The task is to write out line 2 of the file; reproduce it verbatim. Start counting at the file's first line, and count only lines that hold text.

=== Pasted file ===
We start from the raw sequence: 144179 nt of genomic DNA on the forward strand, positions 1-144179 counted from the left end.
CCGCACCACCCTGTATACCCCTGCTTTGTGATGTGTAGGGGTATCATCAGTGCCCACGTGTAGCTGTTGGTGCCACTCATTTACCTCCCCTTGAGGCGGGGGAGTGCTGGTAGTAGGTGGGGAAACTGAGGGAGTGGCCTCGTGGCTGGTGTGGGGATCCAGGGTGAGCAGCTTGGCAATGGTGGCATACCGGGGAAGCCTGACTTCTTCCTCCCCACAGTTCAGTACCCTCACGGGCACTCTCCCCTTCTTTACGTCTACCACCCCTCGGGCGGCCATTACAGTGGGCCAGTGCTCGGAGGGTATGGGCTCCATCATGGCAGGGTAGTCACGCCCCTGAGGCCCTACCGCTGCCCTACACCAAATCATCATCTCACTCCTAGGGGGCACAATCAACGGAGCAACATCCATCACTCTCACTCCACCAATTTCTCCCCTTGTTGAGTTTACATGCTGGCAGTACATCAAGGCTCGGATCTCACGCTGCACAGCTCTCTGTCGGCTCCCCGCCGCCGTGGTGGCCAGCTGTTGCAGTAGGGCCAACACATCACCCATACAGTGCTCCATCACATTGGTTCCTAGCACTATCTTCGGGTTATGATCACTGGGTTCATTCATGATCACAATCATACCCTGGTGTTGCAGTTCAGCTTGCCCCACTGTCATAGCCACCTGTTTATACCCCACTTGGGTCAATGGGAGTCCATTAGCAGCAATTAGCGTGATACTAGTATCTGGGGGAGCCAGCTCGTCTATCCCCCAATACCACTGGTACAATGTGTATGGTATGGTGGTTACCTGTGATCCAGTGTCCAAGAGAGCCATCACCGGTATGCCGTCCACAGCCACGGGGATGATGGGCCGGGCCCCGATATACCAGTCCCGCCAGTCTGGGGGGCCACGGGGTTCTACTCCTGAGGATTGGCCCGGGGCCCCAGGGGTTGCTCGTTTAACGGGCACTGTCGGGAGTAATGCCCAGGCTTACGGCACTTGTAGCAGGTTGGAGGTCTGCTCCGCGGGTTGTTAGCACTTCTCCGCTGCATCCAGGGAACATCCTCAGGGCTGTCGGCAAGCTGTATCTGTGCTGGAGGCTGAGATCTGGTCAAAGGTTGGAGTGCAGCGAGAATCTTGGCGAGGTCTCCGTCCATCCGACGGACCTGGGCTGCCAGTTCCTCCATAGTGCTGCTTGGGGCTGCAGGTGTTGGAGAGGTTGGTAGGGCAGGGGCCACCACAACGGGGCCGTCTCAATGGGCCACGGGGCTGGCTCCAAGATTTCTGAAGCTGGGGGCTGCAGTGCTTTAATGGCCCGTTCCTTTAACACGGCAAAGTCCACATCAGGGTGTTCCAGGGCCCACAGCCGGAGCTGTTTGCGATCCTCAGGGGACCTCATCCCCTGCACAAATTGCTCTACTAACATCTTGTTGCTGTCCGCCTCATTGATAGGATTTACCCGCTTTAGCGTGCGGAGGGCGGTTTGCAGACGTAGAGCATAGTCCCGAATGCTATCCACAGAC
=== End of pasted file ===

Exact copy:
CCGCACCACCCTGTATACCCCTGCTTTGTGATGTGTAGGGGTATCATCAGTGCCCACGTGTAGCTGTTGGTGCCACTCATTTACCTCCCCTTGAGGCGGGGGAGTGCTGGTAGTAGGTGGGGAAACTGAGGGAGTGGCCTCGTGGCTGGTGTGGGGATCCAGGGTGAGCAGCTTGGCAATGGTGGCATACCGGGGAAGCCTGACTTCTTCCTCCCCACAGTTCAGTACCCTCACGGGCACTCTCCCCTTCTTTACGTCTACCACCCCTCGGGCGGCCATTACAGTGGGCCAGTGCTCGGAGGGTATGGGCTCCATCATGGCAGGGTAGTCACGCCCCTGAGGCCCTACCGCTGCCCTACACCAAATCATCATCTCACTCCTAGGGGGCACAATCAACGGAGCAACATCCATCACTCTCACTCCACCAATTTCTCCCCTTGTTGAGTTTACATGCTGGCAGTACATCAAGGCTCGGATCTCACGCTGCACAGCTCTCTGTCGGCTCCCCGCCGCCGTGGTGGCCAGCTGTTGCAGTAGGGCCAACACATCACCCATACAGTGCTCCATCACATTGGTTCCTAGCACTATCTTCGGGTTATGATCACTGGGTTCATTCATGATCACAATCATACCCTGGTGTTGCAGTTCAGCTTGCCCCACTGTCATAGCCACCTGTTTATACCCCACTTGGGTCAATGGGAGTCCATTAGCAGCAATTAGCGTGATACTAGTATCTGGGGGAGCCAGCTCGTCTATCCCCCAATACCACTGGTACAATGTGTATGGTATGGTGGTTACCTGTGATCCAGTGTCCAAGAGAGCCATCACCGGTATGCCGTCCACAGCCACGGGGATGATGGGCCGGGCCCCGATATACCAGTCCCGCCAGTCTGGGGGGCCACGGGGTTCTACTCCTGAGGATTGGCCCGGGGCCCCAGGGGTTGCTCGTTTAACGGGCACTGTCGGGAGTAATGCCCAGGCTTACGGCACTTGTAGCAGGTTGGAGGTCTGCTCCGCGGGTTGTTAGCACTTCTCCGCTGCATCCAGGGAACATCCTCAGGGCTGTCGGCAAGCTGTATCTGTGCTGGAGGCTGAGATCTGGTCAAAGGTTGGAGTGCAGCGAGAATCTTGGCGAGGTCTCCGTCCATCCGACGGACCTGGGCTGCCAGTTCCTCCATAGTGCTGCTTGGGGCTGCAGGTGTTGGAGAGGTTGGTAGGGCAGGGGCCACCACAACGGGGCCGTCTCAATGGGCCACGGGGCTGGCTCCAAGATTTCTGAAGCTGGGGGCTGCAGTGCTTTAATGGCCCGTTCCTTTAACACGGCAAAGTCCACATCAGGGTGTTCCAGGGCCCACAGCCGGAGCTGTTTGCGATCCTCAGGGGACCTCATCCCCTGCACAAATTGCTCTACTAACATCTTGTTGCTGTCCGCCTCATTGATAGGATTTACCCGCTTTAGCGTGCGGAGGGCGGTTTGCAGACGTAGAGCATAGTCCCGAATGCTATCCACAGAC